I have seen the future, and it is touch. And fun. Cakewalk's Scratchpad is their first foray into iOS apps and is exactly what it sounds like. The main portion of the on-screen interface is divided into a 3×3 array of Expression Pads. A Browser panel on the left displays a menu tree for navigating loops, covering the usual beat suspects - drum & bass, dub, hip-hop, etc. Touch to open a folder and audition any of the loops, then drag-and-drop from the Browser onto an Expression Pad. Once assigned to a pad, you can start the loop from the pad's play arrow or trigger an entire three-pad column from its play button. Return to the Browser and find another loop, and drop it into the same column or another. You can play multiple columns at the same time or loops in separate columns - all synced to the global tempo. So even with only nine pads, you can make a fair number of arrangements, 80 if my math is right, since any combination of the nine can play at once. In addition to the included loops, you can buy expansion loops or load your own via Dropbox.
Besides the Browser, the left-hand panel tabs to an Inspector for the selected pad. Here you can choose to one-shot the loop or have it continuously play, as well as adjust, panning, volume, and trigger-type. The trigger-type determines how the pad responds to... well... triggering. Normal mode simply starts and stops a loop just as one expects. Momentary lets you play the loop as long as you hold your finger down - lift it and the loop stops. Re-trigger lets you restart the loop from the top. (Warning: Set Re-trigger loops to one-shot, otherwise you have to use the global stop.) Toward the bottom of the Inspector is the easily overlooked Resolution setting, where you can choose how soon the loop starts playing after you hit the pad play button. The Inspector also includes a filter for the pad, either low or high-pass. Turn it on, and move your finger around the X-Y Pad for resonance and cutoff. Very chic.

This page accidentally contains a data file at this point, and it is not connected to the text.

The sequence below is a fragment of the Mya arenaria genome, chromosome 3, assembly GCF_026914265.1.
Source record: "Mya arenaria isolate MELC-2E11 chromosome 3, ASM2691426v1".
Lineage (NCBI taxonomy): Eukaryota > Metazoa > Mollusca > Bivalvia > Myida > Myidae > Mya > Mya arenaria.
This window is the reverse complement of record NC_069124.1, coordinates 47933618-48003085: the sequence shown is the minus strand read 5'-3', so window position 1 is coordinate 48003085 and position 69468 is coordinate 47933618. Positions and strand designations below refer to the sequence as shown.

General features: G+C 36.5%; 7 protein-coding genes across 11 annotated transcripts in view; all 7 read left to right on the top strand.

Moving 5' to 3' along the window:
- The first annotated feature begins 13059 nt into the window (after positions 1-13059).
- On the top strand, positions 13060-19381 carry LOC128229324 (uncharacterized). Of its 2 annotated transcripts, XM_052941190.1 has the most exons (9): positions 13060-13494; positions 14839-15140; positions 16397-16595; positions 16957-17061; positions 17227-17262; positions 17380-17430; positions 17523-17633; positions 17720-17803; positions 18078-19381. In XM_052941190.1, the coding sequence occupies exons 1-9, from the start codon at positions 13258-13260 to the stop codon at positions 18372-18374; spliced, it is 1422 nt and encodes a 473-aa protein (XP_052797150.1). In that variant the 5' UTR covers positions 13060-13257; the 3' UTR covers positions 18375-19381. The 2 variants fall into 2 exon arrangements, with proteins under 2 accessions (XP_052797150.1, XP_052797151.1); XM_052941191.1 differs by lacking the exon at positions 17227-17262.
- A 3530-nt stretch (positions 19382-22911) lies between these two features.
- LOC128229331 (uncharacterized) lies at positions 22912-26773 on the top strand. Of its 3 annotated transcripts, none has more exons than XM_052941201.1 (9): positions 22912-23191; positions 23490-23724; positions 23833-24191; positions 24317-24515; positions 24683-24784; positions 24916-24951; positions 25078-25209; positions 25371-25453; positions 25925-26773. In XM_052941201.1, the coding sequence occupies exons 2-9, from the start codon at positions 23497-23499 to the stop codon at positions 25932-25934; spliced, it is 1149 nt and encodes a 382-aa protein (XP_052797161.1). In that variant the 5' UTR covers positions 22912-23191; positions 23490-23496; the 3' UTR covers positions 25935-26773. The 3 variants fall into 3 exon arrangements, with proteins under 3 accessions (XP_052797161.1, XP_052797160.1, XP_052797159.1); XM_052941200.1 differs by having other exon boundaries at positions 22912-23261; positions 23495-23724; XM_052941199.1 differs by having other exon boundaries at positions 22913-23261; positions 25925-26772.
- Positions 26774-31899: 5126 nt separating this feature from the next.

As the name implies, the pads allow you to play with the loop, putting the scratch into Scratchpad. You can scratch or scroll though the loop, or even apply stutter or tape-stop effects. Finally, you can record your performance and play it back from the Browser. Nice. Or you can load it into your DAW of choice via Dropbox for further refinement. Or use your performance, as the name also implies, as a scratch version of the song and build up live- played parts as replacements. However, many of the loops are good - in fact, very good. So good, that within a few minutes of downloading the app, I was banging out an industrial-sounding song - verse, verse, and chorus.
Cakewalk has offered several variations of beat productions before, including Project5, the pad-based soft-synth Beatscape, and the current Matrix module within SONAR [Tape Op #99]. Scratchpad is easily my favorite of these, and not just because it is the simplest, but because it works intuitively with no muss or fuss. It is simplicity itself, so of course my only complaint is that it's too simple, mainly due to the iPad platform. While Dropbox is great for some use cases, it's a less than ideal storage solution, especially for live use, and Scratchpad begs to be played live. Moreover, the current version of Scratchpad does not support iTunes File Sharing for wired transfers. A bigger screen for more pads would be nice, too, like on my Windows tablet, which also has a USB slot for expansion and storage. Fortunately, the app was programmed with cross-platform support in mind, and Cakewalk's CTO has said that they are considering other releases. As cool as Scratchpad is, a Windows version with scrollable columns on a full-sized touchscreen would make a great instrument - either as a standalone application or as a VST. While I wait for that version, my fingers won't be crossed; they'll be busy playing Scratchpad for iPad.
($6.99 download; scratchpad.cakewalk.com)